Safe harbour: EU court rules EU-US data sharing agreement invalid

MEPs hope lessons will be drawn from scrapping of controversial data privacy agreement.

By Julie Levy-Abegnoli

06 Oct 2015

The European Court of Justice (ECJ) has ruled that the controversial 'safe harbour' EU-US data transfer agreement - which has been in place for 15 years - is invalid. 

The pact was originally set up to make it easier for US companies, including tech giants, to transfer people's personal data from Europe to the US, without breaking strict EU data privacy laws (within the EU, data privacy is considered a fundamental right).

'Safe harbour' was challenged by Austrian privacy campaigner Max Schrems, who following NSA whistle-blower Edward Snowden's US surveillance scheme revelations, asked the Irish data protection authority to determine what information Facebook (which has its European HQ in Dublin) was passing on. His request was denied, and the case landed before the ECJ.


Last month, the Luxembourg-based court published a non-binding opinion declaring the safe harbour agreement invalid. Tuesday's ruling means that US companies are no longer allowed to invoke the agreement when transferring personal data from Europe. 

The ECJ argues that because, "national security, public interest and law enforcement requirements of the United States prevail over the safe harbour scheme, […] US undertakings are bound to disregard, without limitation, the protective rules laid down by that scheme where they conflict with such requirements."

MEPs largely welcomed the decision, with the chair of Parliament's centre-right European People's Party group Manfred Weber calling it, "a victory for citizens' rights", adding, "everyone who wants to do business in the European single market has to respect EU data protection standards."

Birgit Sippel, from the centre-left Alliance of Socialist and Democrats for Europe group, said, "the European Commission and the United States must now act immediately to address this situation. Ideally, the US should implement legislation that meets the data protection standards set out by the Commission."

Current EU data protection rules date back to 1995 - long before tech giants like Facebook and Google even existed. A new regulation is currently being negotiated and is expected by the end of the year.

Sippel added, "Regarding the national security exception that the US has previously insisted on, this must be used only when strictly necessary and in a proportionate manner".

Sophie In' t Veld, a Vice-President of Parliament's Alliance of Liberals and Democrats for Europe group said, "we need clear rules to govern the transfer of personal data to the US and other non-EU countries. They must be legally watertight, provide real and meaningful protection, and there must be proper enforcement. Like data retention, safe harbour is yet another example of bad legislation and bad enforcement."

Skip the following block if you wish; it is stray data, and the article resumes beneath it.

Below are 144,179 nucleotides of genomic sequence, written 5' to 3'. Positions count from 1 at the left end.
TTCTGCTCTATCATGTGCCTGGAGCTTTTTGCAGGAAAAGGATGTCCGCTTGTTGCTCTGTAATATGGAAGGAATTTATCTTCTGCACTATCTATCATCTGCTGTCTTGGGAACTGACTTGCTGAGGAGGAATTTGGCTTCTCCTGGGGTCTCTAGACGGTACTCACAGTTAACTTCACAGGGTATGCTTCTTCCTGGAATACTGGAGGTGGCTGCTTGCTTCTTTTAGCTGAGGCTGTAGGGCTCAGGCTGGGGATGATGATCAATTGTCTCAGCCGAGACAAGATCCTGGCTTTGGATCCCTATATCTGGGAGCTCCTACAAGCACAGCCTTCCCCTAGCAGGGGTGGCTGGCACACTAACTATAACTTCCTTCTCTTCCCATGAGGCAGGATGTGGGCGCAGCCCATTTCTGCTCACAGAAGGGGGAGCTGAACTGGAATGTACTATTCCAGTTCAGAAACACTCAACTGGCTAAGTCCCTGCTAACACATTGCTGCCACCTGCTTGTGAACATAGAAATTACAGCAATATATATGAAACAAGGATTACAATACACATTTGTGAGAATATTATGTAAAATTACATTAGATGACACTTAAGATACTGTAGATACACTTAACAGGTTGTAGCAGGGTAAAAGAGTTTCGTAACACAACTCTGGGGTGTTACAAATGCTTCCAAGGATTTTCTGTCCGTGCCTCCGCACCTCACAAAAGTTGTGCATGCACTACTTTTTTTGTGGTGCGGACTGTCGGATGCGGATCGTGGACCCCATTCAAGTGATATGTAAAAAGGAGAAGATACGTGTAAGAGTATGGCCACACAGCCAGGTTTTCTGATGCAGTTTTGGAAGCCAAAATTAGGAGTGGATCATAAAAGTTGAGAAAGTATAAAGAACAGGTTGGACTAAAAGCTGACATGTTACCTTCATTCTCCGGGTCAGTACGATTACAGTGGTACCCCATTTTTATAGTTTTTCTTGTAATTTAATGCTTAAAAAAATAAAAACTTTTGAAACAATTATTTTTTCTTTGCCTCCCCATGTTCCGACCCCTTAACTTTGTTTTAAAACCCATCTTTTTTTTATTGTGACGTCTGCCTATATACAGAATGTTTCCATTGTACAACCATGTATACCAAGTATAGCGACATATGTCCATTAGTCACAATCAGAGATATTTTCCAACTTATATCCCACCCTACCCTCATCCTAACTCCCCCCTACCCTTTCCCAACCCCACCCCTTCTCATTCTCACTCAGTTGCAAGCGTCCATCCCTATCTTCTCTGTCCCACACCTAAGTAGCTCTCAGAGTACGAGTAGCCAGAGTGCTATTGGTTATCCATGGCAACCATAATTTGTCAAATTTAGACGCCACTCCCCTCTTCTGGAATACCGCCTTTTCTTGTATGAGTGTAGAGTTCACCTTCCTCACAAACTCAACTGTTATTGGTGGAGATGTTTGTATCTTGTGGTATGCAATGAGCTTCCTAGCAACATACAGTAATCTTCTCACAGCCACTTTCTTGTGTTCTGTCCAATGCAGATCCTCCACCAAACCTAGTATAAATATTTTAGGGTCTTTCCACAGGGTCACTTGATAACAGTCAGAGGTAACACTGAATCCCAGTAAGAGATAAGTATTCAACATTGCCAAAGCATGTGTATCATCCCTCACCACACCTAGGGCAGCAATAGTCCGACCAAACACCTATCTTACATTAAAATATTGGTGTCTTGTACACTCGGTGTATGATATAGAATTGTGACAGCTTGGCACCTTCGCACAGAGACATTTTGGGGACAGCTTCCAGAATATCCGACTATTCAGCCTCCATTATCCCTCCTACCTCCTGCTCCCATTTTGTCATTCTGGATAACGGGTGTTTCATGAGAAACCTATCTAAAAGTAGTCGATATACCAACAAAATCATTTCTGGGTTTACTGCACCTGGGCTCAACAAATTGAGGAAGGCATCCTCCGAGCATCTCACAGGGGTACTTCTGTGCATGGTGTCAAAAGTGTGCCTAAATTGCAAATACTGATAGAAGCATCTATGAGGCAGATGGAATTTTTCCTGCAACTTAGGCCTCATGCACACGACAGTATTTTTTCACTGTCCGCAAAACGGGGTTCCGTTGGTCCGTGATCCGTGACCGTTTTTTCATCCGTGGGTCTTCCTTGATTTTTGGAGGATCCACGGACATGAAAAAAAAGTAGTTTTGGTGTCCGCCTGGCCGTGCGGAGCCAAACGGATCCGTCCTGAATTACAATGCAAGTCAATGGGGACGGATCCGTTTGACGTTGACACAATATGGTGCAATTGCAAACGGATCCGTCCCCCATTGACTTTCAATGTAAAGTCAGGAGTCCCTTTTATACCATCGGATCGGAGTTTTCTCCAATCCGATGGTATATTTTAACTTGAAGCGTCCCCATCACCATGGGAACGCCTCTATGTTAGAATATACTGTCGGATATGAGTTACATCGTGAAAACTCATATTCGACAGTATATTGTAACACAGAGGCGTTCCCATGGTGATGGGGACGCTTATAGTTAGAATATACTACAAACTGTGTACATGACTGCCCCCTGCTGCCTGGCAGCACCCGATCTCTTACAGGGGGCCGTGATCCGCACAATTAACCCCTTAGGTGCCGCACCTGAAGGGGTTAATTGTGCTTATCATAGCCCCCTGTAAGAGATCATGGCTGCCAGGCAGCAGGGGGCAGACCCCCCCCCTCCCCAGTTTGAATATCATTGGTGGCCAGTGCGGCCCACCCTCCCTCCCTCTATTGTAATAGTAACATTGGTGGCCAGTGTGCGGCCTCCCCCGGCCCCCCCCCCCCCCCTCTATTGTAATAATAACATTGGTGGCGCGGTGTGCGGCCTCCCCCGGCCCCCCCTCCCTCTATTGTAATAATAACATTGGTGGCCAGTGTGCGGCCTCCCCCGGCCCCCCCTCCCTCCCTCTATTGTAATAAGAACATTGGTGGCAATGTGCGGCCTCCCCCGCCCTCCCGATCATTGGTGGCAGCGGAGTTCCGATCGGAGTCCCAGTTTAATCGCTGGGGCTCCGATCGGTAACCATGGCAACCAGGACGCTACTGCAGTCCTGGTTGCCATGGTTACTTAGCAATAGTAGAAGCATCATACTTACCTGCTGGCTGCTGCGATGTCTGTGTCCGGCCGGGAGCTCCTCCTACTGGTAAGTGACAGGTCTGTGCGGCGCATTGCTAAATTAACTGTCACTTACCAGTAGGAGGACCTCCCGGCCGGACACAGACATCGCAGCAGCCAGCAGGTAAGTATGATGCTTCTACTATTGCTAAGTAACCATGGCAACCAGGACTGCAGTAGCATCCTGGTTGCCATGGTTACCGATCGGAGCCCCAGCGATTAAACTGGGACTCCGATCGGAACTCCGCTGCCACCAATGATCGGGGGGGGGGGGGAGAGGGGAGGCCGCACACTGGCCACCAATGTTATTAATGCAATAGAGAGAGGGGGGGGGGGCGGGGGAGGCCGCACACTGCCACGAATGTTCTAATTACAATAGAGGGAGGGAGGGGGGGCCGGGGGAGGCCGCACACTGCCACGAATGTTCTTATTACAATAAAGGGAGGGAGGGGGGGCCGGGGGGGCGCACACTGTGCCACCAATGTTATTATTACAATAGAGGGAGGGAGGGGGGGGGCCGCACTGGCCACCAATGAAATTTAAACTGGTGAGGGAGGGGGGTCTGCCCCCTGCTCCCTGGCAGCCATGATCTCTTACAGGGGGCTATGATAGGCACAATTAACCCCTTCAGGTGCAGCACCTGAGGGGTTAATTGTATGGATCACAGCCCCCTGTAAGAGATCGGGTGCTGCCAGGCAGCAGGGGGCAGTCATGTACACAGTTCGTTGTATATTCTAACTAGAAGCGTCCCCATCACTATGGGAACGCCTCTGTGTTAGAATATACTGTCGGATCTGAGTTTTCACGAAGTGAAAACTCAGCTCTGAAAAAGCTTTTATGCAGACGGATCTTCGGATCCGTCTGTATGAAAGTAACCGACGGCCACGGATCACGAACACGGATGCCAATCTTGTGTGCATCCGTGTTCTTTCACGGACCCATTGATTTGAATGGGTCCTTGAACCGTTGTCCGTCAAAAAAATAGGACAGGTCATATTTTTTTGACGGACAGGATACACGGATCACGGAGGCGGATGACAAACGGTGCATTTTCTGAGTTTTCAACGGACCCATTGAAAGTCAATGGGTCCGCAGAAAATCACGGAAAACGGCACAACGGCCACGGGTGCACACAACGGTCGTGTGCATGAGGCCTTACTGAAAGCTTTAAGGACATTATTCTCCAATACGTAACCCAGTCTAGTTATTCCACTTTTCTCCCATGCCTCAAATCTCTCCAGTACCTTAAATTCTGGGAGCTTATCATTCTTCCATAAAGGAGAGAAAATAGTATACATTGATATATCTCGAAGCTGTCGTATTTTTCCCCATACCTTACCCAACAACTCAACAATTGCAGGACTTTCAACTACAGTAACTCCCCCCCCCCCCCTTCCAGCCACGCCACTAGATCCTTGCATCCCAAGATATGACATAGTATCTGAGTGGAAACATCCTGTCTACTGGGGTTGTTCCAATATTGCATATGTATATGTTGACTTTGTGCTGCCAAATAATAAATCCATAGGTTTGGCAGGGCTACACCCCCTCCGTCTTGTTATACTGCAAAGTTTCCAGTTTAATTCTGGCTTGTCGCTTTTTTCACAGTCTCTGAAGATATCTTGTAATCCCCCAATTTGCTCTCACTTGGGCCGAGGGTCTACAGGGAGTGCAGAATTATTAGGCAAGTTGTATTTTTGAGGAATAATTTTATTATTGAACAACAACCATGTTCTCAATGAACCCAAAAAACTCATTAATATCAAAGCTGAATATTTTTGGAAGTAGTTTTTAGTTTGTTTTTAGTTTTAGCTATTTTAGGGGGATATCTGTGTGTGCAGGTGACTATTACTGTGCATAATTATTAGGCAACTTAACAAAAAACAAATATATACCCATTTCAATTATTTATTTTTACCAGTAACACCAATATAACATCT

"I hope lessons will be drawn from this and the push for unsound laws, that do not pass the test of legality and constitutionality, will end. We cannot always expect judges to repair sloppy legislative work by politicians looking for easy and popular measures," she said.

Parliament's rapporteur on the reform of EU data protection rules Jan Albrecht, said, "The European Parliament has already called for safe harbour to be scrapped, but the European Commission has ignored this demand for a year and half."

Echoing his colleagues' views, the Greens/European Free Alliance group deputy said, "it is now high time to pass a strong and enforceable framework for the protection of personal data in the course of the EU data protection reform, and make it clear to the US that is has to deliver adequate legally binding protection in the private sector, as well as to introduce juridical redress for EU citizens with regards to their privacy rights in all sectors, including national security."

However, not everyone was pleased with the ruling. DigitalEurope, which represents the interests of the digital technology industry, had "grave concerns about the long-term implications this judgement will have on the way Europe transfers data to the rest of the world."

Its President, Peter Olson, said, "we question how Europe will be able to effectively create a digital single market if 28 member states pursue different approaches to how the data can be transferred beyond Europe's borders."

He urged the Commission to, "immediately issue guidance to companies operating the 'safe harbour' framework to ensure that essential and routine commercial activities can occur during the current legal vacuum."


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